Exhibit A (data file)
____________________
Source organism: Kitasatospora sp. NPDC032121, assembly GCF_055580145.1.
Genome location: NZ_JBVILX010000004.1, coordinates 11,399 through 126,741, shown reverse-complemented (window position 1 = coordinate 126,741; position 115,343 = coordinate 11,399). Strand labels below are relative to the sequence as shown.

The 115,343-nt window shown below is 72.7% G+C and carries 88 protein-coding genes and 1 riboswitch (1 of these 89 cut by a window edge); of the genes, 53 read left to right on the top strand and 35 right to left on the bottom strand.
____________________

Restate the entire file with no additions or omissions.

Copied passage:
Source organism: Kitasatospora sp. NPDC032121, assembly GCF_055580145.1.
Genome location: NZ_JBVILX010000004.1, coordinates 11,399 through 126,741, shown reverse-complemented (window position 1 = coordinate 126,741; position 115,343 = coordinate 11,399). Strand labels below are relative to the sequence as shown.

The 115,343-nt window shown below is 72.7% G+C and carries 88 protein-coding genes and 1 riboswitch (1 of these 89 cut by a window edge); of the genes, 53 read left to right on the top strand and 35 right to left on the bottom strand.